Re:So let's see: (1)

Bobakitoo (1814374) | more than 3 years ago | (#34881034)

http://www.matroska.org/news/webm-matroska.html

webm stands for Web Media (not Web Matroska). It is a subset of Matroska with only the necessary features required for video (and audio) to play over the web. As of today, it is supported by web browsers like Chrome, Firefox and Opera. Some video websites like YouTube are already streaming 360p and 720p in the webm format using the HTML5 feature of these browsers. Our tools, like mkvalidator and mkclean, already support webm files; the new version of Haali's Media Splitter can handle webm files; and support in mkvtoolnix has already been added to the next release.

So it is simpler to implement on lighter devices like phone perhaps..

Re:So let's see: (0)

Anonymous Coward | more than 3 years ago | (#34881902)

There's some pointed critique of the OGG format at http://hardwarebug.org/2010/03/03/ogg-objections/ [hardwarebug.org] .
The main points seem to be that the format has unnecessary overhead and complexity, and doesn't support efficient seeking. I guess the seeking especially was a killer, what with the network latency, but Matroska looks like a better designed format overall.

Re:So let's see: (1)

badkarmadayaccount (1346167) | more than 3 years ago | (#35013080)

To put it shortly - Ogg sucks, and Matroska rules. Compare the two formats and you will see why. Matroska allows encoding almost any data and synchronizing it in the stream completely forward and backwards compatibly, with no need to develop bit-field mappings, unlike Ogg.

time better spent (0)

Anonymous Coward | more than 3 years ago | (#34879226)

I think adobe would be better served by closing its doors forever and stop bothering everyone

Flash players everywhere thanks to Google (0, Flamebait)

SuperKendall (25149) | more than 3 years ago | (#34879330)

Now that Google has dropped h.264 support from Chrome, the new reality is that the <video> tag in HTML5 is dead, and pretty much all desktop video will be served in Flash players.

So it's good they are getting a head start on getting the VP8 codec tuned in Flash, although the practical reality is that for full support in all browsers all you'll have to do is encode in h.264 and call it a day; thus that's all most companies will ever do. You have to encode in h.264 to support video playback on iOS devices which is still a huge segment of the mobile market that uses the internet.

After all Adobe owns Flash, and they have no reason to remove h.264 support now that web designers are being forced to use of Flash players for desktop. So the new steady state for the system is h.264 in Flash players everywhere except for systems that can play h.264 directly.

If video tag meant H.264, internet dies. (0)

Anonymous Coward | more than 3 years ago | (#34879372)

If video tag meant H.264, internet dies since you can't participate without the consent of a third party (the patent holders).

With WebM and not H264, the video tag MAY be dead, but only for religious zealots who DEMAND that commercial patented algorithms are the ONLY allowed solution and therefore ban the use of openly implementable standards.

Re:If video tag meant H.264, internet dies. (2, Interesting)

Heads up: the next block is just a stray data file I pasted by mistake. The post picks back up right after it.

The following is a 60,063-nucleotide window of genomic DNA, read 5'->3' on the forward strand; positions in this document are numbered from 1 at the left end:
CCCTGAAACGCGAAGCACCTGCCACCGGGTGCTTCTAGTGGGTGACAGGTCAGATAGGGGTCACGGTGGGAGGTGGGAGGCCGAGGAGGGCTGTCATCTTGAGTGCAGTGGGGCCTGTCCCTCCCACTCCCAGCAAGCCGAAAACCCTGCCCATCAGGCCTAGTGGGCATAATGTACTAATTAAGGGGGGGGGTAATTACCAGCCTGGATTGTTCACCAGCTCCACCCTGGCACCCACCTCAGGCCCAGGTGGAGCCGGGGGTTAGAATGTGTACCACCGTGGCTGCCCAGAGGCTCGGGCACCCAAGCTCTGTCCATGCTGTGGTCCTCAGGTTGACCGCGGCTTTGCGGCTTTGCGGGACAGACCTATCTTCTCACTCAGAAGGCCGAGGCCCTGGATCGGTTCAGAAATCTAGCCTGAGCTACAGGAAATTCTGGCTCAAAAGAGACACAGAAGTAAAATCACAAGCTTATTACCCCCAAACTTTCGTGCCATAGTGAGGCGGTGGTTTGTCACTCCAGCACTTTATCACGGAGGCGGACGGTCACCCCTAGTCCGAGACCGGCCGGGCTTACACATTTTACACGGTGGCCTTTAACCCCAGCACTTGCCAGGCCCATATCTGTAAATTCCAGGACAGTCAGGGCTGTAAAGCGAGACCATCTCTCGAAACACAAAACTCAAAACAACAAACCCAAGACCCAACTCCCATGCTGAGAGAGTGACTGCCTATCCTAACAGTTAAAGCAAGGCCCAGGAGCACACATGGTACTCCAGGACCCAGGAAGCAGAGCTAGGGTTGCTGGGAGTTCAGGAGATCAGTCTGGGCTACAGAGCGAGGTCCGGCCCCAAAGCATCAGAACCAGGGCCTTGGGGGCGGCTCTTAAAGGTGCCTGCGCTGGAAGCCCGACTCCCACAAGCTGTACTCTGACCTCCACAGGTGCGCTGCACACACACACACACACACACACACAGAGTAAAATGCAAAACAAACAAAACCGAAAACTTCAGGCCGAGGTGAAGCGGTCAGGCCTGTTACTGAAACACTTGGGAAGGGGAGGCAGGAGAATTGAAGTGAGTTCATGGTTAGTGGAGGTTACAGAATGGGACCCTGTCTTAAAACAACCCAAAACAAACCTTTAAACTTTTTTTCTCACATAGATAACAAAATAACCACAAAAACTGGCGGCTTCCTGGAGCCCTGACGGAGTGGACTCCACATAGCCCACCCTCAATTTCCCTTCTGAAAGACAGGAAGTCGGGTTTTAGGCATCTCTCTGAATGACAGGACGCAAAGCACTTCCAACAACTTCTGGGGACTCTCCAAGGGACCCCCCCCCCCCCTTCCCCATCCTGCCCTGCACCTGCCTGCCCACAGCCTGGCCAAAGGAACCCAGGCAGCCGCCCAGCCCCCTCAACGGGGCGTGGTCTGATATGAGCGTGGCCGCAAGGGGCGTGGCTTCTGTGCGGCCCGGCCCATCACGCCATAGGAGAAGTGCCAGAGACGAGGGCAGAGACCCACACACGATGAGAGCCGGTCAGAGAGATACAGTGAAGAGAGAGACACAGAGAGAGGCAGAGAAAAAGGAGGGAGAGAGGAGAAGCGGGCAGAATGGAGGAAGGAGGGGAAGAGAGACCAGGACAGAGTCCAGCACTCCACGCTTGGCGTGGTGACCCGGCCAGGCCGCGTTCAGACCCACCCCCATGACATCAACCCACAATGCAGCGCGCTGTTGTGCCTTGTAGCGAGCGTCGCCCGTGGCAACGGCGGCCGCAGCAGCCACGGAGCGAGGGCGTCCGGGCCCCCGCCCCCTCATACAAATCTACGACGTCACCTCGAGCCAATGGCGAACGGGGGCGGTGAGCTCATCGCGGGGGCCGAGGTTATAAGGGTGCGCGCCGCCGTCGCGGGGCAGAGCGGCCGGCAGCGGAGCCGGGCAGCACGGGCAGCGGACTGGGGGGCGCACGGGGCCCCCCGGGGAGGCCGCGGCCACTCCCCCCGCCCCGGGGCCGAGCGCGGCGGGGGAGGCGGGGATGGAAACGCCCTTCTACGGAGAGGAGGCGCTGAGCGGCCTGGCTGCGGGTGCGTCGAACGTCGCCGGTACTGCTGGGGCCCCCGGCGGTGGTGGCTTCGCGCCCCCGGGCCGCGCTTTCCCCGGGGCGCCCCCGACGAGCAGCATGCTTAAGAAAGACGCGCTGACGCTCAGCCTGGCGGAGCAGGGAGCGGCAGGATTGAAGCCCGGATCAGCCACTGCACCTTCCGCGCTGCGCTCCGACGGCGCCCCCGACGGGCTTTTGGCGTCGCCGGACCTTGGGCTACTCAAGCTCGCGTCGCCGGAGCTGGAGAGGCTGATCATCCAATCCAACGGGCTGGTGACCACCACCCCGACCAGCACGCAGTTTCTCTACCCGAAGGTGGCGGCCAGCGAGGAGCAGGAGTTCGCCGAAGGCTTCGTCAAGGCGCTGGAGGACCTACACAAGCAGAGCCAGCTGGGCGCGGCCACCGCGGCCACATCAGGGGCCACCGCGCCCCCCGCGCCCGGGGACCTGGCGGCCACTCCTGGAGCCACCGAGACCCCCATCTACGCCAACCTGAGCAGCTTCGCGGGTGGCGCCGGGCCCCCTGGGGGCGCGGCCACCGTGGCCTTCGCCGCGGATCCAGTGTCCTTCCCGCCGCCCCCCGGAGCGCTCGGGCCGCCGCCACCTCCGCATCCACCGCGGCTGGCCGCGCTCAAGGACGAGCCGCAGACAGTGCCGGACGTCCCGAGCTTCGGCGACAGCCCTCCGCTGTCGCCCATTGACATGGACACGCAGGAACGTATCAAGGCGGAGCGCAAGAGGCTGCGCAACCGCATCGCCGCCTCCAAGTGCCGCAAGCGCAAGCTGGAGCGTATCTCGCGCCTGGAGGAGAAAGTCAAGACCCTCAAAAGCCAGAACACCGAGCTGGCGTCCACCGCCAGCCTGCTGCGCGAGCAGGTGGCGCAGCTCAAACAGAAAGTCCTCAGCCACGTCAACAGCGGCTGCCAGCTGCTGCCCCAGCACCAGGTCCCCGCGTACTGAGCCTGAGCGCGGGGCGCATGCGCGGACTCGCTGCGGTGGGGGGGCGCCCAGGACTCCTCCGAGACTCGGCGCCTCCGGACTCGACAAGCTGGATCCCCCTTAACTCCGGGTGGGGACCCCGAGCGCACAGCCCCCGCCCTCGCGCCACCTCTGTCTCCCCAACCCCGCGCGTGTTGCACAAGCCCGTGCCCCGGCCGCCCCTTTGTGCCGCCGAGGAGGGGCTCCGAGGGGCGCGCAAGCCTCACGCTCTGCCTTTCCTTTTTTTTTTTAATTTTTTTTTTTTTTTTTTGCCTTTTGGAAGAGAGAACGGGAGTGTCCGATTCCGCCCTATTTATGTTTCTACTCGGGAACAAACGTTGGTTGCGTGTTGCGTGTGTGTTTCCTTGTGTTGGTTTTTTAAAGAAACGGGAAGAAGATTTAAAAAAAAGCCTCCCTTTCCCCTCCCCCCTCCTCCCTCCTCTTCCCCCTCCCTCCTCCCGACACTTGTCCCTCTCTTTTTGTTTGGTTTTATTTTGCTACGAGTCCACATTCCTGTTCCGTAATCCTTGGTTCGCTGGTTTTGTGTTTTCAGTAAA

Rockoon (1252108) | more than 3 years ago | (#34879774)

VP8 isnt a standard.

Google has had a year to submit VP8 to a standards organization, but hasn't done so, so its Googles fault that it isnt even on the road to being a standard.

Instead, VP8 is a "here is the source" codec.

It isnt the FORMAT that is patented, but instead the METHODOLOGY.

Essentially, ONLY that reference implementation is owned by Google. Make a change that accelerates decoding (while remaining compatible) and you might just land smack dab in the middle of not "free." Have a look at the H.264 patents and you will find that most of them deal specifically with efficient methods of doing something well understood (efficient arithmetic encoding, efficient huffman encoding, efficient golumb coding...)

Re:If video tag meant H.264, internet dies. (1)

tuppe666 (904118) | more than 3 years ago | (#34880120)

As far as I am aware W3C the organisation that looks after web standards has given no codec the green light. I cannot think of a better way of showing a standard than a working implementation...Something OOXML that standard that got through by corruption and still has no working implementation. To be fair though the vast majority of browsers using the Video tag will be WebM which is next month. Which is what I would call a internet standard.

VP8 is a standard. Go implement it. (-1)

Anonymous Coward | more than 3 years ago | (#34880176)

VP8 is a standard. Go implement it. It hasn't been to a standards body, but that isn't what makes a standard. Implement WebM from the standard. Other people writing players to that standard can view your video. This is the standard. I.e. everyone can work to the same *standard*.

"It isnt the FORMAT that is patented, but instead the METHODOLOGY."

Except that the method is the format. Without the format conversion, all you have are semi-random bits.

"Essentially, ONLY that reference implementation is owned by Google."

And the only reference implementation of HTML3 is owned by W3C.

That DOES NOT MAKE IT NONSTANDARD.

Plus, I suspect that you're wrong. There are several implementations of the standard.

"Make a change that accelerates decoding (while remaining compatible) and you might just land smack dab in the middle of not "free.""

Nope, the video standard is the FORMAT, not the METHOD (as it should be: ASCII states what bitstream "i" should be, not how you decode that bitstream to a letter "i"). So when you see a bit stream, you know how to turn those bits into sound and video. If you know how to do so quicker, you are not in abrogation of the WebM STANDARD.